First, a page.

Mobitz type II block is rarely seen in individuals without underlying structural heart disease. The most common causes include a heart attack (i.e., myocardial infarction) and disorders affecting the heart muscle walls (e.g., cardiomyopathies). Less common causes include inflammation of the heart muscle walls (i.e., myocarditis), infection of the inner layer of the heart (i.e., endocarditis), infiltrative and autoimmune disorders (e.g., amyloidosis, hemochromatosis), inflammatory conditions (e.g., rheumatic fever, Lyme disease), as well as cardiac surgical procedures (e.g., mitral valve repair). When no specific cause can be identified, the nodal block is usually attributed to progressive damage to the cardiac conduction system due to fibrosis, or scarring, of the heart tissue.

It’s important to note that most people with Mobitz type II block have a pre-existing left-bundle branch block (LBBB) or bifascicular block. In those cases, the AV block is caused by intermittent failure of the remaining fascicle (i.e., bilateral bundle-branch block). Unlike Mobitz I, which is caused by progressive fatigue of the AV nodal cells, Mobitz II is an “all or nothing” phenomenon whereby cells of the bundle of His and Purkinje system suddenly and unexpectedly fail to conduct a ventricular impulse.

What are the signs and symptoms of Mobitz type II?

People with Mobitz type II block experience symptoms related to decreased cardiac output, including fatigue, dyspnea, and chest pain, though the severity can vary between individuals. If many impulses are blocked at a time, cardiac output can be severely reduced, resulting in hypotension, bradycardia, and hemodynamic instability. The onset of hemodynamic instability may be sudden and unexpected, leaving individuals at a higher risk of syncope or sudden cardiac arrest. 

How is Mobitz type II diagnosed?

Mobitz type II block is diagnosed based on the findings on an ECG. Mobitz type II is similar to type I in that they both result in blocked atrial impulses. The key difference between them is that, in Mobitz I, there’s a progressive prolongation of the PR interval before a block occurs, whereas in Mobitz II, P waves are blocked fairly randomly, and they are not preceded by prolongation of the PR interval. Instead, the PR interval in conducted beats remains constant, and P waves appear to march through at a constant rate. In many cases, a ratio for the overall number of beats conducted to not-conducted can be seen, like 2:1 or 3:1 Mobitz II AV block.

How is Mobitz type II treated?

Treatment of Mobitz type II begins by addressing any potentially reversible causes of nodal block, including ceasing medications that can slow nodal conduction (e.g., digoxin, beta-adrenergic blockers, calcium-channel blockers, amiodarone) and addressing any electrolyte imbalances, like hyperkalemia. If the AV block is a result of another heart condition, treatment may also include addressing the specific underlying cause when possible. Ultimately, though, Mobitz type II block warrants treatment with a permanent pacemaker, which is a device that continually monitors the individual’s cardiac rhythm and, if it detects a delay, sends an electrical signal into the ventricles, causing them to contract.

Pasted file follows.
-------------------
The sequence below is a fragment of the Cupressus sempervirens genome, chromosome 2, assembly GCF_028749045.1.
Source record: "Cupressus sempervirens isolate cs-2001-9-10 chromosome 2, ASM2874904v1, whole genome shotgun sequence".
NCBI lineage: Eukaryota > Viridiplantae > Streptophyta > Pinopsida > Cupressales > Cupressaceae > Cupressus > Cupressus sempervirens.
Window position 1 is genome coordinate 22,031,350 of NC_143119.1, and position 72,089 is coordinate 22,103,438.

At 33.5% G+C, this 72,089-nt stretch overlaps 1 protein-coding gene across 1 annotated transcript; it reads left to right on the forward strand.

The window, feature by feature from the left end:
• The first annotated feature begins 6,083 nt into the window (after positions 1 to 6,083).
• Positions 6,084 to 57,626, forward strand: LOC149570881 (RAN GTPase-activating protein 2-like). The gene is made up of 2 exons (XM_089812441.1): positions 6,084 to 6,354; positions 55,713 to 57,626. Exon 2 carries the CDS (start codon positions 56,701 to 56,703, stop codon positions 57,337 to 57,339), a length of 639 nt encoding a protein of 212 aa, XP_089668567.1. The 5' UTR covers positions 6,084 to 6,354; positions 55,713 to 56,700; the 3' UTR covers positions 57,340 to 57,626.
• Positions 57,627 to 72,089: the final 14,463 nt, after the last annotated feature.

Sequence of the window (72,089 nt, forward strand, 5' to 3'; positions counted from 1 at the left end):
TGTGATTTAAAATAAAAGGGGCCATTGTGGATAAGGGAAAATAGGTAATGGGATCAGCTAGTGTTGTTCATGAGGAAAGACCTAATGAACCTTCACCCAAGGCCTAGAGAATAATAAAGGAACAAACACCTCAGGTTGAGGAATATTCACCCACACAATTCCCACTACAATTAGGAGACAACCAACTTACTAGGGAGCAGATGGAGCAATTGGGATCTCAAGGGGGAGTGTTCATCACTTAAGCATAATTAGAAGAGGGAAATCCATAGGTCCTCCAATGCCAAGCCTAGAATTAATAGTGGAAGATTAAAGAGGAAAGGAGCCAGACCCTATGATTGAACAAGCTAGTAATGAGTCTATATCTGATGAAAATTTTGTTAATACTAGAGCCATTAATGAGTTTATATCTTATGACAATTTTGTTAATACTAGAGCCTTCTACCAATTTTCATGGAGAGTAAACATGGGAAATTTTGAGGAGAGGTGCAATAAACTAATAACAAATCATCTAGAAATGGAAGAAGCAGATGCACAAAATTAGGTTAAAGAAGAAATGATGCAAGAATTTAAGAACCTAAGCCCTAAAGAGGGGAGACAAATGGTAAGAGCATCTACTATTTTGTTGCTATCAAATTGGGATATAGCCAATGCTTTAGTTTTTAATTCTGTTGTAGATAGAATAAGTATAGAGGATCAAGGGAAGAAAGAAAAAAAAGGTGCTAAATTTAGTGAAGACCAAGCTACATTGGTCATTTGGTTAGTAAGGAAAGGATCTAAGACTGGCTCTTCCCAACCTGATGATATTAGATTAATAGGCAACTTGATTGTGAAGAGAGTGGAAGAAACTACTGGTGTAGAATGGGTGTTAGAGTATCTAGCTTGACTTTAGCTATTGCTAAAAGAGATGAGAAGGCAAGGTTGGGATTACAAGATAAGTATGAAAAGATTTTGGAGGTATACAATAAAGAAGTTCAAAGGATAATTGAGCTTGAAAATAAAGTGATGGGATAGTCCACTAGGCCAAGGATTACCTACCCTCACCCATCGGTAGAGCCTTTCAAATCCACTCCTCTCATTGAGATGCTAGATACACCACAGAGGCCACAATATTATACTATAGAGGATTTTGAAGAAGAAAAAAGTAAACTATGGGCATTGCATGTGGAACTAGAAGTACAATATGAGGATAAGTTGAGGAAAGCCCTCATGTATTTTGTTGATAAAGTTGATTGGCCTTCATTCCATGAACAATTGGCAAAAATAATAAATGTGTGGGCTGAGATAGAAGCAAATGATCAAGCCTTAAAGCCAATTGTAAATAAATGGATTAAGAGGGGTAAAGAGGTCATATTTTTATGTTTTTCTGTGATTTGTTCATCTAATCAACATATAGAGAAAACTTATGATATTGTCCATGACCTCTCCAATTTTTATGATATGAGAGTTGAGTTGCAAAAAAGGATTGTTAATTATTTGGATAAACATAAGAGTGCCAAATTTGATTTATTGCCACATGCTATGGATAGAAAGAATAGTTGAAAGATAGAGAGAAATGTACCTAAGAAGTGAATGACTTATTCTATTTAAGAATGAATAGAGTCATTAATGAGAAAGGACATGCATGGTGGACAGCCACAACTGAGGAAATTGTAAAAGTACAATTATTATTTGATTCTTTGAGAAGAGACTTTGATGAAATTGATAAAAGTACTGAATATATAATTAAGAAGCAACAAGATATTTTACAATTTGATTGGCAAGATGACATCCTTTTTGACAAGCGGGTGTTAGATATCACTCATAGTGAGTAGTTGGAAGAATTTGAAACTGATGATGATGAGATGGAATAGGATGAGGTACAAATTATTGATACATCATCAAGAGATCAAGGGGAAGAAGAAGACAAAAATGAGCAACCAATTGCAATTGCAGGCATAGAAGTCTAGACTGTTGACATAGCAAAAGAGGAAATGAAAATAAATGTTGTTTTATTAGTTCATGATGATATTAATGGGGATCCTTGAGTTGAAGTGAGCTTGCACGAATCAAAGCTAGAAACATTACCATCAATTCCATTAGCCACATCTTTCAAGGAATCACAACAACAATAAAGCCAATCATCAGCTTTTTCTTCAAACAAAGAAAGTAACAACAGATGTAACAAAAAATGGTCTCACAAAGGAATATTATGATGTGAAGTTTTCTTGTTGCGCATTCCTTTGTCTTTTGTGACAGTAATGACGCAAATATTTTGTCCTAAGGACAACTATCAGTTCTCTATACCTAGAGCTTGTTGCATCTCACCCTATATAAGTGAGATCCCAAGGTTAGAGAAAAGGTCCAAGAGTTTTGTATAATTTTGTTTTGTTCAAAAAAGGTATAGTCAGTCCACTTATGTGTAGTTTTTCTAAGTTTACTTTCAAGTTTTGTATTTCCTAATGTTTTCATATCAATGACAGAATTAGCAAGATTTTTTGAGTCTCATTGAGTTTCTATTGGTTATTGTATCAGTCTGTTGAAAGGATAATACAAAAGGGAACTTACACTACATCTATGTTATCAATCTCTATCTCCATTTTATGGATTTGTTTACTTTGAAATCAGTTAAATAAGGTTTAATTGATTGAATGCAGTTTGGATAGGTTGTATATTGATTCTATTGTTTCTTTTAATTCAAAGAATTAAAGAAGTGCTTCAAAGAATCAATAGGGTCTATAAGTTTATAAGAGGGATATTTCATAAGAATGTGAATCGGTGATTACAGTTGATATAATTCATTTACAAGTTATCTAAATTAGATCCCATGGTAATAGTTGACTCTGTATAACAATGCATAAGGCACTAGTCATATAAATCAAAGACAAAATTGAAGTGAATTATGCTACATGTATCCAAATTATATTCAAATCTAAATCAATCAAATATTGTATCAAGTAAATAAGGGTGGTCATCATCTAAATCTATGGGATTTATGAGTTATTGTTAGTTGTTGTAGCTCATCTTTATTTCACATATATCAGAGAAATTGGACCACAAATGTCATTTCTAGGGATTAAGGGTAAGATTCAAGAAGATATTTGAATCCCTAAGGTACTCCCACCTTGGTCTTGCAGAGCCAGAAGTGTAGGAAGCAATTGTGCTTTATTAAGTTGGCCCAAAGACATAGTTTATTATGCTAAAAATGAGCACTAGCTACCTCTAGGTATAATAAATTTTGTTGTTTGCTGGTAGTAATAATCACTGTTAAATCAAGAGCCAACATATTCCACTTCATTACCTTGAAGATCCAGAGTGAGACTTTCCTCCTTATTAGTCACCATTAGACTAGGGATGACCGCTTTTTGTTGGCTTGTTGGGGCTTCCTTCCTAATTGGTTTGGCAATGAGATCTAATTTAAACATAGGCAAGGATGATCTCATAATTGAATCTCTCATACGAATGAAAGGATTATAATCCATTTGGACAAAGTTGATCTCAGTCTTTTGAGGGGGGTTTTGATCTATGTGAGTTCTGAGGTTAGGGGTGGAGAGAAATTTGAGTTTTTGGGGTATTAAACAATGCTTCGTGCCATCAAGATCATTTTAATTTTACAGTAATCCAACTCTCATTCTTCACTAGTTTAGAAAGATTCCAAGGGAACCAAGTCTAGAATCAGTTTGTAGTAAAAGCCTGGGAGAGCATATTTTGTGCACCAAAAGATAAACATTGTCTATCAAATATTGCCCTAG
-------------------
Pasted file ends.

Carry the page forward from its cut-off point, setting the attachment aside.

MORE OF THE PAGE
What are the most important facts to know about Mobitz type II?

Mobitz type II is a type of 2nd degree atrioventricular block, which refers to a cardiac arrhythmia that reflects a conduction block at the atrioventricular (AV) node. On an ECG, Mobitz type II can be identified by the presence of intermittent, non-conducted P waves without progressive prolongation of the PR interval. Individuals with Mobitz II tend to experience more frequent and severe symptoms than those with Mobitz type I, including fatigue, dyspnea, chest pain, or syncope. Since Mobitz II has a high risk of progressing into a 3rd degree AV block, treatment typically involves the insertion of a permanent pacemaker. Complications of Mobitz type II may involve decreased cardiac output leading to syncope, symptomatic bradycardia, and sudden cardiac arrest.

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Related links

Electrical conduction in the heart
Atrioventricular block
ECG basics

Resources for research and reference

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Park, D. S. & Fishman, G. I. (2011). The Cardiac Conduction System. Circulation, 123(8): 904–915. DOI: 10.1161/circulationaha.110.942284 

Thaler, M. S. (2019). The Only EKG Book You'll Ever Need (7th ed.). Philadelphia: Wolters Kluwer Health/Lippincott Williams & Wilkins.